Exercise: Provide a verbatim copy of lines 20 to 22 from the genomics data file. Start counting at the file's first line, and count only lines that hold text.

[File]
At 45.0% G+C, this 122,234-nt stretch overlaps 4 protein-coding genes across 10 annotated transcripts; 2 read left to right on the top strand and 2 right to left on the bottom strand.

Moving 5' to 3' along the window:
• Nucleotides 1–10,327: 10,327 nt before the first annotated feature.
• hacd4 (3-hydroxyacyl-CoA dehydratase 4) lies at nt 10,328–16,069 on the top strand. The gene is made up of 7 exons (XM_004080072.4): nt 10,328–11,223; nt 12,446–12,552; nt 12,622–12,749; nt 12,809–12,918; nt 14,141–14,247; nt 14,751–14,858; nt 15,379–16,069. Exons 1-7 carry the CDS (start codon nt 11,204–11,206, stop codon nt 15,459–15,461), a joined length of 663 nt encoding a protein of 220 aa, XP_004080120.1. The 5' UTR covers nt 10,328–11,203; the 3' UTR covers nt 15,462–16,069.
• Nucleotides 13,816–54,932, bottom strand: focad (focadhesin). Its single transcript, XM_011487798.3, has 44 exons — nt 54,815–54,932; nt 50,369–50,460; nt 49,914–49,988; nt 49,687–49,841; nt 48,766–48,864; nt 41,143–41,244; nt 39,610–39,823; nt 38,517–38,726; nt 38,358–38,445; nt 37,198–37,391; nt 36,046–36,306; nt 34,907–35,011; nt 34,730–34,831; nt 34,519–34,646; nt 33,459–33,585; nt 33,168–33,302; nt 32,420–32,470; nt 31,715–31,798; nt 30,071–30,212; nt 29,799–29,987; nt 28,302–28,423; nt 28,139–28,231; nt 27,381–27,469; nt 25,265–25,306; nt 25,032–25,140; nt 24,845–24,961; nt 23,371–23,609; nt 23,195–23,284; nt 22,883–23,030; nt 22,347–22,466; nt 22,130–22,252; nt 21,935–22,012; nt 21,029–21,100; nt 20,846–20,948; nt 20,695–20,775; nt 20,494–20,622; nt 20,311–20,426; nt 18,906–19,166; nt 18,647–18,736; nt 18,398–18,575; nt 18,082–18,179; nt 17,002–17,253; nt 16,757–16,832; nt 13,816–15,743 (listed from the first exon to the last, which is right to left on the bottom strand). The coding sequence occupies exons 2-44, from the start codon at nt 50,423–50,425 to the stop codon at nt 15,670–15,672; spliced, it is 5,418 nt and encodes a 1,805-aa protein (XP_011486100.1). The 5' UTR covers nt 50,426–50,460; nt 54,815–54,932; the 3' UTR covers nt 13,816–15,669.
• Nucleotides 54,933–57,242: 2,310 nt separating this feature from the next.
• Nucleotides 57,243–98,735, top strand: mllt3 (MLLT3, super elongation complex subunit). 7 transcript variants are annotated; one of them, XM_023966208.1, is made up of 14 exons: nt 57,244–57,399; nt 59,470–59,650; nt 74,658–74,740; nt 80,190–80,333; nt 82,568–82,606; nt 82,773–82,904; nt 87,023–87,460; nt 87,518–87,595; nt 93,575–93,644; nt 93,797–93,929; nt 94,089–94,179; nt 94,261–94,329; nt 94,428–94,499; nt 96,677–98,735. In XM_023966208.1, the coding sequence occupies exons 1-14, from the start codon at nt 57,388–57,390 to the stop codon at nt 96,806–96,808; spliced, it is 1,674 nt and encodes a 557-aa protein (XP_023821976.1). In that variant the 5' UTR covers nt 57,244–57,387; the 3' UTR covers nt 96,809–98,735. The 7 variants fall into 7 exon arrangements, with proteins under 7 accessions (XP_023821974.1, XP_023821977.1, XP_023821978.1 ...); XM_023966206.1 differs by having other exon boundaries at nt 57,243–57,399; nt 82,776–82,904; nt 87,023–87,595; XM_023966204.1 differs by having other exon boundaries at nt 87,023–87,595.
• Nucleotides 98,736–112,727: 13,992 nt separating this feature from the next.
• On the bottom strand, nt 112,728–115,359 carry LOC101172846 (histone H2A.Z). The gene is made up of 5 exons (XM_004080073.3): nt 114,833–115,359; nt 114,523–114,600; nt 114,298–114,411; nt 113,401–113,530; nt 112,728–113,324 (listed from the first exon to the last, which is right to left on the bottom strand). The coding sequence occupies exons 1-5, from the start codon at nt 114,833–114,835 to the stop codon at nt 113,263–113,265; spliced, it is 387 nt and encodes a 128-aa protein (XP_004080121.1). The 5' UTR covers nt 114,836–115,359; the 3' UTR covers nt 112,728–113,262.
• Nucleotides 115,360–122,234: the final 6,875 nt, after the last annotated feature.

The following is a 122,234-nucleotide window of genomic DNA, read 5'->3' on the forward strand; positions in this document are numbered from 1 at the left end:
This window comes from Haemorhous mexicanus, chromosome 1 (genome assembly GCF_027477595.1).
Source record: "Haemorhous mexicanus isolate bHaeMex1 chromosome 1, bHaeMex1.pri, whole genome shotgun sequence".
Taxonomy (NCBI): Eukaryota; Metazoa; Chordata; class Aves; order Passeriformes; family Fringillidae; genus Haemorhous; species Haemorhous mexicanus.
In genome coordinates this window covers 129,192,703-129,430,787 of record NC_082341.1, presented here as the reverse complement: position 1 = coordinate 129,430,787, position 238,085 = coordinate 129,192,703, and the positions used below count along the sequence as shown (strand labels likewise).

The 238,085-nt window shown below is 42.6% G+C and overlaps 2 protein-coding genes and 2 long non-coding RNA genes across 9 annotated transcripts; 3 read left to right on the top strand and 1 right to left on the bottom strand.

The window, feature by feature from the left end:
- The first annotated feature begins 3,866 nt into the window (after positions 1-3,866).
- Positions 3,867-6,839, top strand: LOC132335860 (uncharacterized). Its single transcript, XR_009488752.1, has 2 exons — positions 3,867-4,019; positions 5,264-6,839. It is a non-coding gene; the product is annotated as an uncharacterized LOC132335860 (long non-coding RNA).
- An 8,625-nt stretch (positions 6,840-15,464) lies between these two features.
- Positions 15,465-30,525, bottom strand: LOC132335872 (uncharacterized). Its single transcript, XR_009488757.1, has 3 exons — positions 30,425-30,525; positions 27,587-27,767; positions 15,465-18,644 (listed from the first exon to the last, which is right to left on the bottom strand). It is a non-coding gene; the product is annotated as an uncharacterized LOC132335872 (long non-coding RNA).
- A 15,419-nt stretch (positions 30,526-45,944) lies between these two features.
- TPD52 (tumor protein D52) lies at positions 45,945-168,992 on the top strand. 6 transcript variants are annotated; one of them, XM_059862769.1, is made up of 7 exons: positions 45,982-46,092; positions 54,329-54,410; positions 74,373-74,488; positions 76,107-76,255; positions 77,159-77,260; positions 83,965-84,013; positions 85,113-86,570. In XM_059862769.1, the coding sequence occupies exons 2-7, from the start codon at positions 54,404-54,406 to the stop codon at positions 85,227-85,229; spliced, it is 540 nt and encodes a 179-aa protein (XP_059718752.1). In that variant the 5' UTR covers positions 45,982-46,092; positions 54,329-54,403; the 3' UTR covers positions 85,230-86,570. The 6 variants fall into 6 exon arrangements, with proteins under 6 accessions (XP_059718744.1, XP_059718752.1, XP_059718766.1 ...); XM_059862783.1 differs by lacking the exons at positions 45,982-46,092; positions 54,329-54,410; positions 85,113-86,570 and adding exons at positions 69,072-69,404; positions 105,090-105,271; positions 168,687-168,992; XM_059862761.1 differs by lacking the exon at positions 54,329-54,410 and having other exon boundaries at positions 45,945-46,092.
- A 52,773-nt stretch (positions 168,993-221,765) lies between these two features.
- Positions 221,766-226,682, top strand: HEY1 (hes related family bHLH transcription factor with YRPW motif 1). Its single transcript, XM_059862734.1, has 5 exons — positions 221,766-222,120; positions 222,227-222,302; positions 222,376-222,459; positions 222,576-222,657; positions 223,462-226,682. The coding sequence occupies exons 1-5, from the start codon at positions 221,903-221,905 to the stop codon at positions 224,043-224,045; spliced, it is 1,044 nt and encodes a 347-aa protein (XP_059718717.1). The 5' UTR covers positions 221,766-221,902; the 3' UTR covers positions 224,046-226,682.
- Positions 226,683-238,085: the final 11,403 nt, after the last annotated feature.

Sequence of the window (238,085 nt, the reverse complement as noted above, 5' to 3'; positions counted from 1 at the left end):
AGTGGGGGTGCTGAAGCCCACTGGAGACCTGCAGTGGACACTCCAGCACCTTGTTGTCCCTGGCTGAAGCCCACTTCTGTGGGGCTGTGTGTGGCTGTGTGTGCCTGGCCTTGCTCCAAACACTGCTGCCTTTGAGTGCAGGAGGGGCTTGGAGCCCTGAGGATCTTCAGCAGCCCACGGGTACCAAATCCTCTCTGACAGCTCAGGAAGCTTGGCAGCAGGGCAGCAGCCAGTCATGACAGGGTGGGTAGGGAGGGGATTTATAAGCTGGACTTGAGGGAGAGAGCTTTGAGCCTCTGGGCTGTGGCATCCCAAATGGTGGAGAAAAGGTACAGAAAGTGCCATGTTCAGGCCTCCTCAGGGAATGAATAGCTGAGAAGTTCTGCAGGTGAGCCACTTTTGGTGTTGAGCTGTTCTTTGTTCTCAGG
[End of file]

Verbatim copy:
- An 8,625-nt stretch (positions 6,840-15,464) lies between these two features.
- Positions 15,465-30,525, bottom strand: LOC132335872 (uncharacterized). Its single transcript, XR_009488757.1, has 3 exons — positions 30,425-30,525; positions 27,587-27,767; positions 15,465-18,644 (listed from the first exon to the last, which is right to left on the bottom strand). It is a non-coding gene; the product is annotated as an uncharacterized LOC132335872 (long non-coding RNA).
- A 15,419-nt stretch (positions 30,526-45,944) lies between these two features.